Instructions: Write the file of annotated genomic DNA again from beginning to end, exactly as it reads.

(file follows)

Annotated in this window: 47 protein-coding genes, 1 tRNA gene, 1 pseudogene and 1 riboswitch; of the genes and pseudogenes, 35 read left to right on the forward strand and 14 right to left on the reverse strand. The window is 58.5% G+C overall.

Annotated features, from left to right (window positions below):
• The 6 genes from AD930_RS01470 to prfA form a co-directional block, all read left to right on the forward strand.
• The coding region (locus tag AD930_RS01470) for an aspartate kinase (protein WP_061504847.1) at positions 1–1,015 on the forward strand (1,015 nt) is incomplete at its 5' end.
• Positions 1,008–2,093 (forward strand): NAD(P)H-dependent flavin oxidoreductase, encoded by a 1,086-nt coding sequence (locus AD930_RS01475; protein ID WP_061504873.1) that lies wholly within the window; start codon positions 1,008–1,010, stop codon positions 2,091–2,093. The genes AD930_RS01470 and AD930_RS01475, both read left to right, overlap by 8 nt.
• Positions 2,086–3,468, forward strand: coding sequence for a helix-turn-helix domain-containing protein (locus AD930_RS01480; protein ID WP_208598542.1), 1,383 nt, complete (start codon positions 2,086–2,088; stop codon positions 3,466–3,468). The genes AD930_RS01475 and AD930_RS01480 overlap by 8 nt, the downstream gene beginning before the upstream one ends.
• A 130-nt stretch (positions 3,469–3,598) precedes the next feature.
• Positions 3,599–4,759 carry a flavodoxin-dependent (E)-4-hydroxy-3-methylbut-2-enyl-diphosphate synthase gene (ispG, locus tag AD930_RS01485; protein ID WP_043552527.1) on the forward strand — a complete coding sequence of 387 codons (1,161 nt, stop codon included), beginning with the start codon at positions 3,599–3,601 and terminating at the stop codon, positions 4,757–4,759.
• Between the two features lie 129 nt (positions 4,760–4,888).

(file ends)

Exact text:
Annotated in this window: 47 protein-coding genes, 1 tRNA gene, 1 pseudogene and 1 riboswitch; of the genes and pseudogenes, 35 read left to right on the forward strand and 14 right to left on the reverse strand. The window is 58.5% G+C overall.

Annotated features, from left to right (window positions below):
• The 6 genes from AD930_RS01470 to prfA form a co-directional block, all read left to right on the forward strand.
• The coding region (locus tag AD930_RS01470) for an aspartate kinase (protein WP_061504847.1) at positions 1–1,015 on the forward strand (1,015 nt) is incomplete at its 5' end.
• Positions 1,008–2,093 (forward strand): NAD(P)H-dependent flavin oxidoreductase, encoded by a 1,086-nt coding sequence (locus AD930_RS01475; protein ID WP_061504873.1) that lies wholly within the window; start codon positions 1,008–1,010, stop codon positions 2,091–2,093. The genes AD930_RS01470 and AD930_RS01475, both read left to right, overlap by 8 nt.
• Positions 2,086–3,468, forward strand: coding sequence for a helix-turn-helix domain-containing protein (locus AD930_RS01480; protein ID WP_208598542.1), 1,383 nt, complete (start codon positions 2,086–2,088; stop codon positions 3,466–3,468). The genes AD930_RS01475 and AD930_RS01480 overlap by 8 nt, the downstream gene beginning before the upstream one ends.
• A 130-nt stretch (positions 3,469–3,598) precedes the next feature.
• Positions 3,599–4,759 carry a flavodoxin-dependent (E)-4-hydroxy-3-methylbut-2-enyl-diphosphate synthase gene (ispG, locus tag AD930_RS01485; protein ID WP_043552527.1) on the forward strand — a complete coding sequence of 387 codons (1,161 nt, stop codon included), beginning with the start codon at positions 3,599–3,601 and terminating at the stop codon, positions 4,757–4,759.
• Between the two features lie 129 nt (positions 4,760–4,888).